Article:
What about the Eurofighter.
Didn't that dogfight 4 F15's at the same time and take them all down???
The Eurofighter is supposed to be more agile in a dogfight compared to the F22.

The Eurofighter under a combat load IMO would not be able to out-manuever an F-22A under combat load and with thrust vectoring. The margain is small mind you, but I do believe the F-22A to be more manueverable than the EF-2000.

Great find Westpoint, nice to see the Raptor can pull it's own weight around and then some.

Shattered OUT...



posted on Dec, 29 2006 @ 10:42 PM
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Nine Kills represents as mistake with a hugely valuable asset.

Not least because the last paragraphs "Often we don't integrate so much as synchronize" statement indicates that the F-22 drivers are working a much tighter OODA loop, probably for onset rates, possibly for fuel, probably with a lot less local support. Great Aces _LEARN_ when to take easy kills and when not to overcommit. If you wanna play Predator with a frickin' wrist knife, you had damn well better do it in someone else' Air Force with someone else' taxpayer dollars.

Indeed, if you expect to 'integrate' OCA+DEAD you also have to expect to see F-22s on the bleeding edge of the tactical environment where BOTH threatair and unreduced S2A can be found in composite and that in turn means that it's not an 8 missile loadout but a 4 missile one and half of that is a 'commitment gambit' to finishing what you start right overtop somebody's fire control radar.

In this, the only important factors to consider are:

1. Why the F-22s felt 'pressed' to take on all comers while defending a ARP. If the odds were long they should have faded and come back the next day and the gas saved used to _exclusively_ leverage the Raptors (from farther out) until things were easier.

2. How far the shooter was from the eyeball and indeed how many shots the section lead still had onboard when junior's fangs got buried in someone's butt.

3. Why you are practicing 'CAS' with FACs when you are an FDOW asset that is intended to score inner-ring kills on C2 and the like.

I do wonder if '3200nm, nonstop' is a reflection of a drag or if the jet actually made the trip (with 610s?) all on it's ownsome. If so, the bleeping retards in the Air Farce truly need to be drug out behind the woodshack and beaten at least half to death for their inane "150nm in and out" excuse to buy the JSF too. 3200nm is effectively across the Atlantic and into NATO, unaccompanied, something the F-15 was strained to no-divert achieve with CFT and a triplet of 610s and one over-CONUS topoff.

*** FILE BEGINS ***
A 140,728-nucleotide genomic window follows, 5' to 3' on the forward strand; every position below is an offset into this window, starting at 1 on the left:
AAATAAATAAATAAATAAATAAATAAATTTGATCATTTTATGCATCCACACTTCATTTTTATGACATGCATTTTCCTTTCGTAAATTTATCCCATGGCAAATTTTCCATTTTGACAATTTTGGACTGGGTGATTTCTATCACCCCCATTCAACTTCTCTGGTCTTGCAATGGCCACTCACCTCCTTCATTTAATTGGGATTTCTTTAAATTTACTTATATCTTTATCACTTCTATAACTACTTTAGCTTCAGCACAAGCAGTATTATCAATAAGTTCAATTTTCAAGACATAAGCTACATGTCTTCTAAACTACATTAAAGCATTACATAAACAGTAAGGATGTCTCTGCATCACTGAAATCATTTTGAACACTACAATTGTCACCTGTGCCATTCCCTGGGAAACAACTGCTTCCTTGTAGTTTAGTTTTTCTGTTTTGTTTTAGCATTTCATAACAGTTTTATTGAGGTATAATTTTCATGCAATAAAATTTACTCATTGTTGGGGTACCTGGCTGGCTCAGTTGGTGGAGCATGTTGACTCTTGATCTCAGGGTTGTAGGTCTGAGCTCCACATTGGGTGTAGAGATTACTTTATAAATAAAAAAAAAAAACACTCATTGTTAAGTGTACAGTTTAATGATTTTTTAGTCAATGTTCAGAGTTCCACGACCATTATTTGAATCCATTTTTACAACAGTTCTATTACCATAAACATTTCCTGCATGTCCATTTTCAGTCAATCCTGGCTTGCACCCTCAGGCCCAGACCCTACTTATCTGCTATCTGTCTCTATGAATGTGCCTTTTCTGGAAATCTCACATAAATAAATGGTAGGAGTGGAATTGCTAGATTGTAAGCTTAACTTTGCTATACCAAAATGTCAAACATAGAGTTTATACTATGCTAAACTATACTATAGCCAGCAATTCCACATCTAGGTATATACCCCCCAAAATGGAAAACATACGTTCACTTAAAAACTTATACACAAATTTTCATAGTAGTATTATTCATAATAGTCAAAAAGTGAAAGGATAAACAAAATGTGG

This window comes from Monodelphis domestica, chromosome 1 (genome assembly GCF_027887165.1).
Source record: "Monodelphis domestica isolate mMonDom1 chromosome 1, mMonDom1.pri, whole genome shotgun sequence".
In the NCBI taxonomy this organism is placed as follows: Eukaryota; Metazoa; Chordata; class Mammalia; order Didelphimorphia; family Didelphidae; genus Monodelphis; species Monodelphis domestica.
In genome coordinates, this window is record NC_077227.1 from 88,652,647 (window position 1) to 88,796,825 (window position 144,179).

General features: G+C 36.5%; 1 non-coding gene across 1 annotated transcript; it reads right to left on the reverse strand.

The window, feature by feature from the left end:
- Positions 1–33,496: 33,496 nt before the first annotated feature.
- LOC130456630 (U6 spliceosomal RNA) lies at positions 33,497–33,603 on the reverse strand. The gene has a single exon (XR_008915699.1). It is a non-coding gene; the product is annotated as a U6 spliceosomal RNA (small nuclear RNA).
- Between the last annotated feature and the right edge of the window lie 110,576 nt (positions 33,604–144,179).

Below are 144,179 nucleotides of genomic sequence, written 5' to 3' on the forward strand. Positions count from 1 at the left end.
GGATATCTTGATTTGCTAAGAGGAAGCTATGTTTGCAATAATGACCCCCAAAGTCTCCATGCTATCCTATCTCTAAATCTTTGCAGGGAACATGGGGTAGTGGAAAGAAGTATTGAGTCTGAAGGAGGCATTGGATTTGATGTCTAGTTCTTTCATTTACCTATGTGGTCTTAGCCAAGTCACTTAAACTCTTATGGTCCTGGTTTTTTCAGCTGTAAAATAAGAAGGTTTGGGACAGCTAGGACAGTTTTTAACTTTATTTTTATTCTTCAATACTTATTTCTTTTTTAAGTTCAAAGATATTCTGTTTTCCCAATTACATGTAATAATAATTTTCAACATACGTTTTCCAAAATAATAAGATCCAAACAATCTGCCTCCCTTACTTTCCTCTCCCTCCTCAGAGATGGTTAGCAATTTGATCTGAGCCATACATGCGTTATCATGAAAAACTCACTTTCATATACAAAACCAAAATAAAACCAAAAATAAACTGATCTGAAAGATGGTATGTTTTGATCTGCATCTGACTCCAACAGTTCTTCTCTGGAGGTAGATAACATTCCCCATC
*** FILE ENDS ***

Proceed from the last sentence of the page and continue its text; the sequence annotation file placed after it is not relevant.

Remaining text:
MFFC or Mixed Fighter Force Concept is nothing new in and of itself. While the ability to act as a bentpipe nodeal distributor is /something/ it is also a waste in a platform that shouldn't be henning for a bunch of has been jets which cannot go where it can to employ their weapons systems with the same advantages for onset rate and fade relative to missed shots and deep-indian territory reach in. If nothing else, when you get /used to/ the assumption of 'virtual HARM' etc. etc. on someone else' platform. Or sending other, lesser, jets after 'secondary threats' you degrade your own (realistic) force isolate understanding while becoming dependent on a synthesis effect which may simply NOT be present, especially in a GSTF doorkicker environment.

The F-22 should stop wars from being fought by rapidly deploying a 'deescalation' capability that can _safely_ detooth the enemy from commiting to acts like Desert Storm.

In doing this, it should equally /allow for/ more prosaic systems to do the NTISR/COP missions by which existing campaigns and insurgencies are gradually attrited down to nothing based on endurance over max-performance.

Northern Edge highlights none of this as it attempts to continue the perverted ideals of package-synergies in a blatantly overstated threat environment.


KPl.



posted on Dec, 29 2006 @ 11:23 PM
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To say nothing of your other points, as I don't need the aggravation... Indeed, deploying twelve birds and 174 support personnel 3,200 miles cross county to a new base and environment and fly ten sorties the next day while maintaining a 97 percent sortie generation rating for six weeks says nothing of "rapidly deploying a 'deescalation' capability". While flying fourteen missions everyday mind you...

Indeed, being a third of your strike force while destroying more than half of the enemy; even elevating and increasing the capability of older systems by just staying in the same airspace says nothing of 'allowing prosaic systems to do their missions more effectively', etc... Ah, why even bother.